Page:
New animal science facility supports methane reduction, climate resiliency

Thanks to partnerships with industry, government and New York farmers, Cornell’s Department of Animal Science is now home to new, state-of-the-art animal respiration stalls that will enable research on livestock feed, health and climate impacts. The facility is the first of its kind in the U.S.

Cornell researchers and administrators celebrated the facility with a ribbon-cutting ceremony April 18, alongside partners from Cargill, the Genesee Valley Regional Market Authority, Balchem Corporation and the New York State Department of Agriculture and Markets.

Cornell impacting New York State

“This facility typifies our land-grant mission by creating a novel, transdisciplinary meeting-ground where researchers and community partners can work together to solve major challenges,” said Benjamin Houlton, the Ronald P. Lynch Dean of Cornell’s College of Agriculture and Life Sciences. “These animal respiration measurements will accelerate livestock innovations for sustainability, both locally and around the world, and we’re so grateful to our New York state and industry partners for their continued support of this important project.”

The new Cornell University Animal Respiration Chambers are individual, climate-controlled rooms made of stainless steel with glass windows. Researchers will use the new facilities to understand how much greenhouse gas livestock produce and what management techniques could reduce those climate-warming gases. Livestock emit methane, which is the second largest contributor to global warming, after carbon dioxide. Among other initiatives, researchers will test changes in livestock diets with the goal of optimizing nutrition for efficient milk and meat production, enhanced animal health and minimum greenhouse-gas production. Joseph McFadden, associate professor of animal science, spearheaded the effort to install the facility.

“With this technology, we’ll be able to more accurately answer questions about how livestock contribute to climate change and more effectively test strategies to reduce those impacts,” McFadden said. “The overall goal is to optimize meat and milk production, ensure animal health and welfare, and minimize greenhouse-gas emissions and nutrient waste.”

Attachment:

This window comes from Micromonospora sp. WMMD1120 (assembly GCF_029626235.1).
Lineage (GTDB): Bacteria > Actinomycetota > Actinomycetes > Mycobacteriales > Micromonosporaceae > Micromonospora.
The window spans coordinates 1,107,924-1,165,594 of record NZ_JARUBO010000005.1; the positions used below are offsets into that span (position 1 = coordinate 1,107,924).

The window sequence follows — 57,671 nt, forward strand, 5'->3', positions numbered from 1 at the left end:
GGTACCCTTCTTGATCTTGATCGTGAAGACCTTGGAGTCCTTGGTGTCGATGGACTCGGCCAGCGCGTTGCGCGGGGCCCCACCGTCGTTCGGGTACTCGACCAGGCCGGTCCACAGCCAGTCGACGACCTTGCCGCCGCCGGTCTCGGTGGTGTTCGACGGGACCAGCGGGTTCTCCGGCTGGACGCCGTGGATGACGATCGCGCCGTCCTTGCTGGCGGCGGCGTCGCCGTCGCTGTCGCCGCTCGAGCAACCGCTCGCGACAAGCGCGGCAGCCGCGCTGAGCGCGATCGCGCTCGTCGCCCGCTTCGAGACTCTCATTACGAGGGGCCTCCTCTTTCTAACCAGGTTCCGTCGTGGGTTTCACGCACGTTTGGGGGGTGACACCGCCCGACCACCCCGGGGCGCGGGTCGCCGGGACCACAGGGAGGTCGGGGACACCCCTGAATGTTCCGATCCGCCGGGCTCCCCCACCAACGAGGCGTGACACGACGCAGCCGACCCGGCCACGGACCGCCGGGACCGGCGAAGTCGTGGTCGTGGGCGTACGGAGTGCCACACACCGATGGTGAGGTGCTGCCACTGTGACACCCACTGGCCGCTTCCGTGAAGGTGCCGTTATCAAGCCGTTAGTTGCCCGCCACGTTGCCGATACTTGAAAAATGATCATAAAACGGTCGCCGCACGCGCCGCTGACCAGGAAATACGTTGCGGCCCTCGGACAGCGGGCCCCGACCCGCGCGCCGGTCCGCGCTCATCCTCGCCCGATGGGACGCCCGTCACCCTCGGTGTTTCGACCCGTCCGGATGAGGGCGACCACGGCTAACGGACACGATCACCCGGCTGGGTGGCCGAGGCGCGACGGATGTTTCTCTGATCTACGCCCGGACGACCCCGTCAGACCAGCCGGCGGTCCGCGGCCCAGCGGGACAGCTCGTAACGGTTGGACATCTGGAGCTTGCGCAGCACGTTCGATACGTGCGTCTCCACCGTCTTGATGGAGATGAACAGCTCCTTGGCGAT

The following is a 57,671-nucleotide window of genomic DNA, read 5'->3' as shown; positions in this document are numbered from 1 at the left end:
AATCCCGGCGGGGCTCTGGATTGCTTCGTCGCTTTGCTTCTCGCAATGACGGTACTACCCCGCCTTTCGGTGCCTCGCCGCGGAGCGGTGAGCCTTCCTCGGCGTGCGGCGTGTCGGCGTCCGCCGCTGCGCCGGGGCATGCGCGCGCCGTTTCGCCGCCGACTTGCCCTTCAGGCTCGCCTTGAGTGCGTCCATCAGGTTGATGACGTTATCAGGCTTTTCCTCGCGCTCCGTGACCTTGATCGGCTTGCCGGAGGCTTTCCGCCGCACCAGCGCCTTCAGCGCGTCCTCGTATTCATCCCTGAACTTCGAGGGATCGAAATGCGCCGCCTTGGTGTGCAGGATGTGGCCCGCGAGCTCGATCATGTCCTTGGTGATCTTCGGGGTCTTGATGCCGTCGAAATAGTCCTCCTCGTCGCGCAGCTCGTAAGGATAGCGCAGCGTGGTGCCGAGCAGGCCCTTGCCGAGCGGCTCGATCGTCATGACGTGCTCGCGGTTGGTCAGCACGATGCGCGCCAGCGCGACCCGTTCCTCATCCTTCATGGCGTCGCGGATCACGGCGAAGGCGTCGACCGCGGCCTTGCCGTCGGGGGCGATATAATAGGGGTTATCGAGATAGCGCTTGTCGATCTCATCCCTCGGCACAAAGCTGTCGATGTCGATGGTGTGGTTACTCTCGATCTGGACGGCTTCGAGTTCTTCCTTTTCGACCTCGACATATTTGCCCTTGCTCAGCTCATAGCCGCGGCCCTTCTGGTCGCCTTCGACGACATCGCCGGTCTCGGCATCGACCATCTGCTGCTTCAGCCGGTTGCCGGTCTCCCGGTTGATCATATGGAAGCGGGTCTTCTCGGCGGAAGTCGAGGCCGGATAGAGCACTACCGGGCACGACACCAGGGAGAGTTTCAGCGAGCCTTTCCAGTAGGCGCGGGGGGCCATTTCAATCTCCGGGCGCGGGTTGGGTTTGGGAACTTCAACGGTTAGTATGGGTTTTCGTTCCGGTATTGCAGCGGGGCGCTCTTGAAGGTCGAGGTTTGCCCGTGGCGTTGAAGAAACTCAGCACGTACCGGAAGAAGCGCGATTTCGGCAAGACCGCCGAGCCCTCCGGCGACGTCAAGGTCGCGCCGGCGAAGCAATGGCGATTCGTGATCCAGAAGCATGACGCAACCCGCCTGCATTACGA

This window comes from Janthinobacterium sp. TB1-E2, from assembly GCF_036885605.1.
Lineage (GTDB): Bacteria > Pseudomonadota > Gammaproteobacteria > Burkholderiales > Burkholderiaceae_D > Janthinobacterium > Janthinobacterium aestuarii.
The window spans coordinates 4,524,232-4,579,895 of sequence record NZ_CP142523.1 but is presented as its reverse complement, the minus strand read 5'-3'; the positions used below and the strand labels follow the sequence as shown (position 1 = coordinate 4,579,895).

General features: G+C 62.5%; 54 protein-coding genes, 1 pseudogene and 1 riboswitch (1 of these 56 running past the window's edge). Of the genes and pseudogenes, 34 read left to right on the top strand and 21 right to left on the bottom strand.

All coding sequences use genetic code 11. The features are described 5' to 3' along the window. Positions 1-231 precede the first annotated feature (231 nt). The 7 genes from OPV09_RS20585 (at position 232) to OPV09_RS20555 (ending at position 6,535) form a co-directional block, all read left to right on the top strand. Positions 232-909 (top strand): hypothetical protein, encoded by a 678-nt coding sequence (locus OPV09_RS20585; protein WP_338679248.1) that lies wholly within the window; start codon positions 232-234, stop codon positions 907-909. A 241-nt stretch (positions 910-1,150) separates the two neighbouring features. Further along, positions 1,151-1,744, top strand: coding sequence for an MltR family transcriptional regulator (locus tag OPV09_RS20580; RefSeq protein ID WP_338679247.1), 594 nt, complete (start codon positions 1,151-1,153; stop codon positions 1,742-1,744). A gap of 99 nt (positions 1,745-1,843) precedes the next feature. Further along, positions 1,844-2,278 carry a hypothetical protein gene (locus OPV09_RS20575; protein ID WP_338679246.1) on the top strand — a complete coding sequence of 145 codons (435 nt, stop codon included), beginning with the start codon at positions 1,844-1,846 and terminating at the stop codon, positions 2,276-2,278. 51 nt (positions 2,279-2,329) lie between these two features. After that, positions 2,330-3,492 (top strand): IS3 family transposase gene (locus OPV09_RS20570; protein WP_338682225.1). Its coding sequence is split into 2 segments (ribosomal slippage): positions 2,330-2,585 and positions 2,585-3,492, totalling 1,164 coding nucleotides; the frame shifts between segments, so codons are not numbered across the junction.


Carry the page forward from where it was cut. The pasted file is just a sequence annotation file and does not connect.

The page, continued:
The animal respiration facility was funded in part by a capital grant from the New York State Department of Agriculture and Markets, and Deputy Commissioner Elizabeth Wolters attended the ribbon-cutting. Commissioner Richard Ball praised the cooperative partnership that made the facility possible.

Ananda Portela Fontoura, postdoctoral associate in the Department of Animal Science, leads a tour of the new cow methane measurement facility.

Credit: Simon Wheeler for Cornell University

Ananda Portela Fontoura, postdoctoral associate in the Department of Animal Science, leads a tour of the new cow methane measurement facility.

“New York state is proud to have a nation-leading climate agenda, and as part of that we’re committed to assisting our farmers as they work to reduce methane emissions on their farms,” Ball said. “Cornell’s new respiration chambers are going to be a critical piece of that effort, enabling researchers to conduct state-of-the-art experiments in highly controlled environments to understand how animals respond to diet changes. The results from this work will help our agricultural community better understand how to care for their animals while still ensuring that they can produce the local, nutritious foods that our communities rely on.”

The Genesee Valley Regional Market Authority (GVRMA), a New York state public authority that serves farmers in nine counties in western New York, was an early supporter of the new facility. Dairy farmers care deeply about providing nutritious food for their communities and about protecting the environment for future generations, said Brendan Tydings, the GVRMA administrator. The industry group U.S. Dairy has set a goal for the national dairy community’s carbon footprint to be net zero by 2050.

“Everyone realizes the importance of this, but how do you carry it out and get it done? That’s why the types of studies Professor McFadden will be doing in this new facility are so important, to provide substance to these somewhat lofty goals, to show where we need to prioritize our time and energy to make it realistic,” Tydings said. “This is going to provide a resource for our dairy farmers to test and to evaluate what they’re doing going forward so they can continue to improve.”

Read the full story at the CALS website.

Krisy Gashler is a writer for the College of Agriculture and Life Sciences. 

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